The disability community has every right to get itself hung up on the language that it uses, but disabled people have a right to choose how they identify with their disability as well.
Identity matters to everyone in its own way. For many, identity gives a sense of belonging, and for others, an immense sense of pride. For a community that has suffered oppression for decade after decade, disabled people have often disagreed on what the correct term used to identify is, but a sense of belonging in the community has shown its benefits.
Service providers and Government use different terms, as do advocacy groups and disability rights activists.
Traditionally, the term ‘disabled people’ has been most commonly used, based on the social model of disability. That model states that systematic barriers, negative attitudes, and exclusion are the main contributing factors toward disabling people. Some people prefer this traditional term, but others prefer ‘impairment’ or ‘person with a disability’.
For those who are a part of the Autism community, often the word ‘autistics’.
Give Disabled People Choice On Identity
As a disabled person myself, I don’t personally say things like “hi I am a disabled person” whenever I meet someone new. I simply introduce myself, with my name. I think this goes for a lot of people with disabilities.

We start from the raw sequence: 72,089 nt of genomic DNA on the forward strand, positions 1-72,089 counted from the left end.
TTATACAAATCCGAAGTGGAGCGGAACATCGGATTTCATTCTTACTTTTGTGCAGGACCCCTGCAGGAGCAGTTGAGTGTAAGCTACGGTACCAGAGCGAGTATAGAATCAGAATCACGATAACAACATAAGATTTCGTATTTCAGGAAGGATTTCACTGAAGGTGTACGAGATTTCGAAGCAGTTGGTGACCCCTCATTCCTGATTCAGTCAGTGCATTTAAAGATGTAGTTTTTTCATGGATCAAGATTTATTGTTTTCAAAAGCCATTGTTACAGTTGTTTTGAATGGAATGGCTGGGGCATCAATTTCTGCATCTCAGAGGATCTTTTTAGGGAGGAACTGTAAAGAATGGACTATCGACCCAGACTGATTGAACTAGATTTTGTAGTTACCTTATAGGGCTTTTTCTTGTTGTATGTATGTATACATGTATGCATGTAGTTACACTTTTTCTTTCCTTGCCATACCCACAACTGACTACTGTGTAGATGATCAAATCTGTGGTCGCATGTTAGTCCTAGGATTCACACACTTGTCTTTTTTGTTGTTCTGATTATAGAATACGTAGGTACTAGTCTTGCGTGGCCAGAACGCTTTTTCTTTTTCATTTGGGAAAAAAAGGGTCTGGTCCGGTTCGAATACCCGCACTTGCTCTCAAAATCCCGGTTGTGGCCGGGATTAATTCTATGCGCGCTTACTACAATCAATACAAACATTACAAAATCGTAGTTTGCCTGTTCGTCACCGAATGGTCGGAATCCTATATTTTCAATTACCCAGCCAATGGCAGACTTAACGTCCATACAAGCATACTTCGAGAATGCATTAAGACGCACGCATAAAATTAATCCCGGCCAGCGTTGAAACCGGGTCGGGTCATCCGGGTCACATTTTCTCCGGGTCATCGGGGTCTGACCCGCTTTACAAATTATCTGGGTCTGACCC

I have often found that these discussions about language can be counter-productive in large parts. But in recent times I’ve begun to challenge that thinking.
How can something so important, like identity, not be of high importance?
Identity is vitally important, and the key for the disability community is to step back and allow people to identify in any which way they like. A person’s’ disability is a part of their life, but it is not the totality of their life. How they choose to identify is entirely their right, as is how they choose to deal with it. I know some people with disabilities who choose to totally disengage with the disability community and just go about their lives expecting the same virtue as anyone else.
The point is, we can’t put a label on disabled people and say that they belong is this or that part of the community. They will identify and find a sense of belonging in their own way. Step back and let it happen.